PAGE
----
She said: “It is something that we really come across a lot. Sometimes when they are telling us their
story you are suspicious that there is something missing, because if it was sexual it could be really
difficult to talk about.”
“I think victims of trafficking should not be locked up as it is not uncommon for a situation where
potential victims of trafficking are still kept in detention. It’s not prison and conditions are very good at
Yarl’s Wood but it’s very prison-like, they are behind locked doors and have had their freedom taken
away from them. For victims who have been trafficked into the sex trade they may well have been
locked up there, so to do it again is totally inappropriate.”
Heather said: “They are often very, very vulnerable and very frightened and are often chastised if they
do manage to escape for not going straight to the police. However they may well come from countries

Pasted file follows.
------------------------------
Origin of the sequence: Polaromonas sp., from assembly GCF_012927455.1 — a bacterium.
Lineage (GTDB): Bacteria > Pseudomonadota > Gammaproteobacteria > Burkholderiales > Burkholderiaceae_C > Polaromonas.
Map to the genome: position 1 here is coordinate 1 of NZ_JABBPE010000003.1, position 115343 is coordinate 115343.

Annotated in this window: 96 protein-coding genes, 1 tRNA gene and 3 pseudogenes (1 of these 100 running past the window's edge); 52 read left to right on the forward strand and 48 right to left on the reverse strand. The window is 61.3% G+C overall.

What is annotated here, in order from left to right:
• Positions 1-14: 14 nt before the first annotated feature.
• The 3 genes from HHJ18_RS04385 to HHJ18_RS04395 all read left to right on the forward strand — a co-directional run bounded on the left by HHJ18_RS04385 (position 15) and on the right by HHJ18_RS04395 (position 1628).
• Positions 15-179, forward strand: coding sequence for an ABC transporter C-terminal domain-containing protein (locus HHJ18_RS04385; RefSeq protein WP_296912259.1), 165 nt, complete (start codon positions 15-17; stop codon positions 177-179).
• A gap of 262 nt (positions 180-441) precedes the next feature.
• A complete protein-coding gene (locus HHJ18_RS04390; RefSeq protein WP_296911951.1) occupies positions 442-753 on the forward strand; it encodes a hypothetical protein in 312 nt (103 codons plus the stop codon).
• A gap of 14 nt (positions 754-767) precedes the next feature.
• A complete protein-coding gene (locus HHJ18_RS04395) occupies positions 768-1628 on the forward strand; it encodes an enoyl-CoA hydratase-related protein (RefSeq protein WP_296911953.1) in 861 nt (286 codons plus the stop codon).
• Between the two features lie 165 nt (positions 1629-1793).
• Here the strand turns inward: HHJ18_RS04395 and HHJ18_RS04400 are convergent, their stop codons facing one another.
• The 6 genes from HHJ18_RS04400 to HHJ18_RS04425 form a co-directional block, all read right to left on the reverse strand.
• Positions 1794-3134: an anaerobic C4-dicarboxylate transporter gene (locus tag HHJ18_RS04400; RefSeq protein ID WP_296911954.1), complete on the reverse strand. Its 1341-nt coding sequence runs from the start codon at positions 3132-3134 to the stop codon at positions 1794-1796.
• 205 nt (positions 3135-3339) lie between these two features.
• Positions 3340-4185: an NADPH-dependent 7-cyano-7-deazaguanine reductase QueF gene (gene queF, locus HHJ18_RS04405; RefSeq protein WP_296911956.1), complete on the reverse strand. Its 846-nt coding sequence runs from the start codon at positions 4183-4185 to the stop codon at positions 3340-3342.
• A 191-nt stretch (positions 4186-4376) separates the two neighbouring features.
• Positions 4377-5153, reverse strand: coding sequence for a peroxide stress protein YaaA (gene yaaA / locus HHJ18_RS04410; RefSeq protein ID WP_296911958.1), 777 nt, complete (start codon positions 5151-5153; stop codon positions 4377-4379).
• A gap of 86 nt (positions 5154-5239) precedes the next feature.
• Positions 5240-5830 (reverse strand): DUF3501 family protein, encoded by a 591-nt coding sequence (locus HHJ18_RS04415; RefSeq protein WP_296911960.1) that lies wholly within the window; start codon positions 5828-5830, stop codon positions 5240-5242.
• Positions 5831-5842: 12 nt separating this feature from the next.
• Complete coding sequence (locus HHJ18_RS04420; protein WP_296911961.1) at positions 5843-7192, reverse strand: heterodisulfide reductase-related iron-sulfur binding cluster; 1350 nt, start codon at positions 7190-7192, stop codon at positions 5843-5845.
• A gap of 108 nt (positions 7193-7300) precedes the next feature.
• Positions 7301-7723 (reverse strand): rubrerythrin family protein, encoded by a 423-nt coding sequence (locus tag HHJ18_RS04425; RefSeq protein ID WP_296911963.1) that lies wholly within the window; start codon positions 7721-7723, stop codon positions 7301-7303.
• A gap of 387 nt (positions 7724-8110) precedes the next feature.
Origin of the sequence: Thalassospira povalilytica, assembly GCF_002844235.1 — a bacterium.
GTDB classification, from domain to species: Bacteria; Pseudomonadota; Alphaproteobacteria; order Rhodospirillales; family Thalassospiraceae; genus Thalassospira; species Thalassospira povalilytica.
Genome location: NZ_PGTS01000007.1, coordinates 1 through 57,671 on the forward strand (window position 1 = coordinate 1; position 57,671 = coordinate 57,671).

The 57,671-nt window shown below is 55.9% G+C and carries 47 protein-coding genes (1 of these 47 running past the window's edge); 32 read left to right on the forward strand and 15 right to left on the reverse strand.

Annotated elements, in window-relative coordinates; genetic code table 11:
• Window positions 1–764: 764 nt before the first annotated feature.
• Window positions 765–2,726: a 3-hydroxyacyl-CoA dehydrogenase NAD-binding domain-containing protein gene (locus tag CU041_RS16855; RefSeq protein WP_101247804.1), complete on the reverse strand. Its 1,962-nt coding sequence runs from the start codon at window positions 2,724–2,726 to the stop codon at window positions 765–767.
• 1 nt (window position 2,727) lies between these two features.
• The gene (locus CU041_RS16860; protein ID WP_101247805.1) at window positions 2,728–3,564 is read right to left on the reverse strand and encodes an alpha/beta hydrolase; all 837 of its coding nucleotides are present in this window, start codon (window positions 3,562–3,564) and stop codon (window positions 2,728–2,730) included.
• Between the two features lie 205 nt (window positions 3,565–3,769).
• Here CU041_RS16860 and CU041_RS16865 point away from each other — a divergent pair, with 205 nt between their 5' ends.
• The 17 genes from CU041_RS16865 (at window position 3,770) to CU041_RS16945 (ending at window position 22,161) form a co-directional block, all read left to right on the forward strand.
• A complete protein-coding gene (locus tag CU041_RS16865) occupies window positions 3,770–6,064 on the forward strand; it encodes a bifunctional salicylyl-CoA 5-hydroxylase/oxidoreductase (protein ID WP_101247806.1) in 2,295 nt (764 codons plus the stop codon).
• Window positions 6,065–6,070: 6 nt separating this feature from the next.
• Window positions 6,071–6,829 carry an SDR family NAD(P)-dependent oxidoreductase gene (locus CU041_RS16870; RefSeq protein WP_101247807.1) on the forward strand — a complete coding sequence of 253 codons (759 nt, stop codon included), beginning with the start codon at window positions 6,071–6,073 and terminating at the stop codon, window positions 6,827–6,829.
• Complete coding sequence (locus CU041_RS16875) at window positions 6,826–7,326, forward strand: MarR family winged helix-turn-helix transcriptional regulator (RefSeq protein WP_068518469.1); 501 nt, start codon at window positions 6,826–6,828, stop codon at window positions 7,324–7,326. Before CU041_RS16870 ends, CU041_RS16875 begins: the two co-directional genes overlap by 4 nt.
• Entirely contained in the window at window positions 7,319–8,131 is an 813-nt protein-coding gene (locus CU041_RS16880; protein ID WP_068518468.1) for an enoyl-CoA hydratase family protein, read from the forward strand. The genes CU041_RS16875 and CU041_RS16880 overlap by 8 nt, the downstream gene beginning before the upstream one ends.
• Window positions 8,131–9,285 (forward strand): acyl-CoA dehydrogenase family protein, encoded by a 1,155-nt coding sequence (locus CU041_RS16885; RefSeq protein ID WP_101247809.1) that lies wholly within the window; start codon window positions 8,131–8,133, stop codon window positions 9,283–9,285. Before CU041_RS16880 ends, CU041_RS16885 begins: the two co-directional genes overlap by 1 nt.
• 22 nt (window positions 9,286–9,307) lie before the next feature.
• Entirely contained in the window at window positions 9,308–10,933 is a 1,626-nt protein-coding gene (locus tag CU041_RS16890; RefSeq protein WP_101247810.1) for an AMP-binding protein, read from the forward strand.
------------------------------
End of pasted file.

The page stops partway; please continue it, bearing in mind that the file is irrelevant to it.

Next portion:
where the police can not be trusted. Sometimes we have been the first people that they feel able to
talk about it to because we are not officials and being able to refer them to the Poppy Project for
support is also helpful because they can assess these people much better than we can. One girl I
met was quite young. Her father had died and someone turned up and offered to help because they
were a very poor family. Then this girl was offered the opportunity to come to England and work for
him but when she arrived he raped her and locked her in a house. Just when she thought he was not
coming back he would and the threats would start again. Then she ended up in a brothel and was
arrested by police for immigration offences. She was taken to prison and then on to Yarl’s Wood.
Glasgow Campaign to Welcome Refugees: Campaign Meeting
Tuesday 14 August
O'Neill's Pub, Albion St / Bell St corner, Glasgow
The transfer of housing from Ypeople to Serco is under way. The eviction notices for refused
refugees have been delivered. The meeting will discuss where the campaign goes from here.
Scottish Detainee Visitors (SDV) 10th Birthday
Saturday 18th August
Garnethill Multicultural Centre, (21 Rose Street, Glasgow, G3 6RE)
SDV invites you to join in celebrating SDV’s 10th Birthday!
Come for a drink, a nibble, and a dance.